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HomeNewsBiggest Myth? Condo Dwellers Vs. Single Family Homes

Biggest Myth? Condo Dwellers Vs. Single Family Homes

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From the council chamber dais to chats and even political campaigns, leaders of a prominent Key Biscayne condominium group have stated for years the island’s condo residents are ignored. They have claimed Village policies favor single-family homes on the west side of the island to the detriment of condos on the east. 

But when it comes to the opinions of people actually living in condos, the assertion may be Key Biscayne’s biggest political myth, a new survey suggests. The data comes from a recently-completed survey of residents conducted by the Village by the ETC Institute, a Kansas City-based polling firm that serves hundreds of municipalities nationwide. 

To test the claim of condo dissatisfaction, the Key Biscayne Independent obtained another layer of data — breakdowns by the type of dwelling a person lived in, which was collected by ETC but not analyzed — until now. 

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The result? Condo residents said they were happier with Village services than those who live in single-family homes. The key overall metric: 76% of people in multi-family residences responded they are “satisfied” or “very satisfied” with Village services compared to 68% of people living in single-family homes.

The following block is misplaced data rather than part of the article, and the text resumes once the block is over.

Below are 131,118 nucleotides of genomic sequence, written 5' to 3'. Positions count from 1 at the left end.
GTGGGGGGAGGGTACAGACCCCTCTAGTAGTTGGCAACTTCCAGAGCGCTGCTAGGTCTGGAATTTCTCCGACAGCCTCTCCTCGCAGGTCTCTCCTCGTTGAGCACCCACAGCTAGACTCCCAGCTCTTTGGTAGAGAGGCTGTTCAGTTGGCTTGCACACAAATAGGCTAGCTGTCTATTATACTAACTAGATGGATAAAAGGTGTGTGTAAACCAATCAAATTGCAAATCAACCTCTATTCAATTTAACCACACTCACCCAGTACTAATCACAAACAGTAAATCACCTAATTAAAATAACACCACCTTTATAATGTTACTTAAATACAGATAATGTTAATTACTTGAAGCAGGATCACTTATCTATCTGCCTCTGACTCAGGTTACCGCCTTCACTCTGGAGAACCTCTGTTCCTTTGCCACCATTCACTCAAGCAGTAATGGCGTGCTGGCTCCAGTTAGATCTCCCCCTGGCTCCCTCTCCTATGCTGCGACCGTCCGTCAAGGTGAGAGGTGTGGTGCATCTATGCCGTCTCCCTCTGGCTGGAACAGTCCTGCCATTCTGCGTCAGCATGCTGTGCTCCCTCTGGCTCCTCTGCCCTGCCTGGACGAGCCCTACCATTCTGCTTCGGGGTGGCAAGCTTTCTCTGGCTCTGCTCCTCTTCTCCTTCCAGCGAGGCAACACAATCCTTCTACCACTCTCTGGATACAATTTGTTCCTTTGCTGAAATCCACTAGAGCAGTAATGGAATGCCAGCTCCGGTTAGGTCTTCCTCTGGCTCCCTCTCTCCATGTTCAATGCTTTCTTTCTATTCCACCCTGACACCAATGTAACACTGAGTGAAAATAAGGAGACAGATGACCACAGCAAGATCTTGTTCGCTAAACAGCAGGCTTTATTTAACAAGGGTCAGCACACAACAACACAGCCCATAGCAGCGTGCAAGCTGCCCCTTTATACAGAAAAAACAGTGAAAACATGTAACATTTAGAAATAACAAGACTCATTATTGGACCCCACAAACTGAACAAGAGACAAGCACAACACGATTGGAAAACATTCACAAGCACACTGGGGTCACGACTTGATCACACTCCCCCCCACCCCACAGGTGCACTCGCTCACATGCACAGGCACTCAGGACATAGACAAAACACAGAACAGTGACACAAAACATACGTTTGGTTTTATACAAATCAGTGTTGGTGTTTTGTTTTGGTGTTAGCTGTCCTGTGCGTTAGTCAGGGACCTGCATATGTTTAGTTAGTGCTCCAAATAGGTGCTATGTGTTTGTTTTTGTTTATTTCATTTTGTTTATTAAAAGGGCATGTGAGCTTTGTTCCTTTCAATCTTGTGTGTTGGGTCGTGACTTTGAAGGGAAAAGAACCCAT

The survey results are at odds with repeated statements about dissatisfaction from leaders of the Key Biscayne Condominium President’s Council, a group that has demanded and attained access to members of Council and other village leaders. The group, which claims to speak for condo dwellers, often uses an “us-versus-them” framing in emails and even paid advertisements. Members of KBCPC are chosen not by condo residents, but by condo owners, many of whom are multi-unit corporate owners or non-residents.

A 2019 email blast from the President’s Council about the costs of burying power lines is typical:

“It is disingenuous to talk about “we are one Village” when what you are really promoting involves using a lot of other people’s money for the benefit of a relative few,” wrote the KBCPC’s then-president, Antonio Camejo.